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Why are we afraid to make mistakes?

I recently saw this article and found the following paragraph: "In science, you make your mistakes in public. You show them off so that everybody can learn from them. This way, you get the benefit of everybody else's experience, and not just your own idiosyncratic path through the space of mistakes."

http://www.guardian.co.uk/books/2013/may/19/daniel-dennett-intuition-pumps-thinking-extract?CMP=twt_gu

While i'm not sure that all scientists share their mistakes so that others can learn form them, i was wondering why we're afraid to make mistakes at work, for instance? Is it because we are told that mistakes are not tolerated? Could it be our education, from our family and school, that mistakes should be avoided at all cost or hidden when they happen?

Topics: failure mistakes
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    Jun 10 2013: We are raised to be perfectionists. At school, everybody expects us to have perfect grades. We are expected to have a perfect social attitude, a perfect appearance, a perfect mental state. Of course, we can't -it's just not feasible. And deep inside, we know that. But even though when these extremely high expectations from the people around us are forced on us for the first time we know they're totally wrong, we get used to them and we begin having these expectations ourselves.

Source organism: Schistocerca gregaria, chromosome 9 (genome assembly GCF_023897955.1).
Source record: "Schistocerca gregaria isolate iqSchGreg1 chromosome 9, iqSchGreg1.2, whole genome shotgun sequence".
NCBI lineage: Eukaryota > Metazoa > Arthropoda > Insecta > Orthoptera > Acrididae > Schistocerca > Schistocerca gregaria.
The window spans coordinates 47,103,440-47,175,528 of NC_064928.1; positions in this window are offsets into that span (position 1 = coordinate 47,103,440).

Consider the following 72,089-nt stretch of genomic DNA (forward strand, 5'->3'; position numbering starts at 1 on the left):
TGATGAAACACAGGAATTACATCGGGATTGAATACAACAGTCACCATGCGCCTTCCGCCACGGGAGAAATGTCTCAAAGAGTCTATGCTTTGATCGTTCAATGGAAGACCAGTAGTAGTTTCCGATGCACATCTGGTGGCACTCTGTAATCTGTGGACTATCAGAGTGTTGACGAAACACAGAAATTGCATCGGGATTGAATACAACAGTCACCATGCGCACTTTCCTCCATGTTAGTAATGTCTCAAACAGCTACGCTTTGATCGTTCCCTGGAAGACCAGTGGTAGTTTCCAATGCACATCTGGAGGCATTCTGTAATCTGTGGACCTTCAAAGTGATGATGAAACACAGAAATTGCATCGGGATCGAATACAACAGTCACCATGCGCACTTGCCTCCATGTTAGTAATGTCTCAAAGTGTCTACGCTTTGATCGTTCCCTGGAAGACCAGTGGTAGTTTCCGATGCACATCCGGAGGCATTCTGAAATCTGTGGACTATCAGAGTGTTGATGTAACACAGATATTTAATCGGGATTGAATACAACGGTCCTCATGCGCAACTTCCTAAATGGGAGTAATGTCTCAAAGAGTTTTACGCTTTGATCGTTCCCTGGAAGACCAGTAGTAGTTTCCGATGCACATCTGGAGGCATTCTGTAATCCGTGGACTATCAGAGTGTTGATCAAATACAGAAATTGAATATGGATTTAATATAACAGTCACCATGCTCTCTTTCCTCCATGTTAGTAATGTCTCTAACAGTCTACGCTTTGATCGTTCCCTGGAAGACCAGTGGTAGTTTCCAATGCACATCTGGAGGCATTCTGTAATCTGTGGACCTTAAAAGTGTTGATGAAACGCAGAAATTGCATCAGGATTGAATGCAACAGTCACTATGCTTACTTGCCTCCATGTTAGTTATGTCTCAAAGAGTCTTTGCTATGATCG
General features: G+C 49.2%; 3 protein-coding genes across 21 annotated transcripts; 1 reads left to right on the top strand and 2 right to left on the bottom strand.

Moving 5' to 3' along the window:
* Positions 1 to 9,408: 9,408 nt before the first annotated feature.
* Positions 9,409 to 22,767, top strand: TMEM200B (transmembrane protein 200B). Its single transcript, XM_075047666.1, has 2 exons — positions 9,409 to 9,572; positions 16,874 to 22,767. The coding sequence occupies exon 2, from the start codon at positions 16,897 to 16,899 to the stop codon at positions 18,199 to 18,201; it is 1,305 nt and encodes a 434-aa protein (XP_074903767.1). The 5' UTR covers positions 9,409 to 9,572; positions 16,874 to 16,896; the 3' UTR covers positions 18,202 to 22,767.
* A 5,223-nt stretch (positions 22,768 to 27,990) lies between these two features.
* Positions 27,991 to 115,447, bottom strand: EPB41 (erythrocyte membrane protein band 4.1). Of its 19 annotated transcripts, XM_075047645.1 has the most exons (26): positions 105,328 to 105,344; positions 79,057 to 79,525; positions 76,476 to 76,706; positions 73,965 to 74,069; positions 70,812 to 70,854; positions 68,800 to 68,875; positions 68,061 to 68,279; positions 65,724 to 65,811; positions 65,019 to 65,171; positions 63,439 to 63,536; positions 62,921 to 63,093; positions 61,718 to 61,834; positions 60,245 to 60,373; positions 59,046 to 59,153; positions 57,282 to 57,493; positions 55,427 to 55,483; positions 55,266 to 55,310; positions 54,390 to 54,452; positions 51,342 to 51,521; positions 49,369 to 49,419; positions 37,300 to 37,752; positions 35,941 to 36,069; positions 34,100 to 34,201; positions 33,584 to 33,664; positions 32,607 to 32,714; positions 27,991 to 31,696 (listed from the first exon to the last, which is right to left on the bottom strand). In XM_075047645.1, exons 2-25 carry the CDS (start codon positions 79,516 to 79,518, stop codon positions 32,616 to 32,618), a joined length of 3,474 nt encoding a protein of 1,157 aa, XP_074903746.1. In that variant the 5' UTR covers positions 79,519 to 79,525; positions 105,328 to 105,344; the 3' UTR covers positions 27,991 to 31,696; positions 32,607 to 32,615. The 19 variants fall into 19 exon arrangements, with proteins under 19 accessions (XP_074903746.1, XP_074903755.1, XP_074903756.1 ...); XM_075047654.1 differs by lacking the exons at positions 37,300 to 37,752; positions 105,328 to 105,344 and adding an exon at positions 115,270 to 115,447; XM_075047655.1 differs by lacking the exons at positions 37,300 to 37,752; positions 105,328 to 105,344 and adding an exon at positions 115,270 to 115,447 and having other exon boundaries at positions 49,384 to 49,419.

Mistakes should happen and it's not possible for them not to happen. If we are perfect since our birthday, what's the point of education, what's the point of experimenting with things? Mistakes should be accepted and then corrected. That's the only way that we can evolve.

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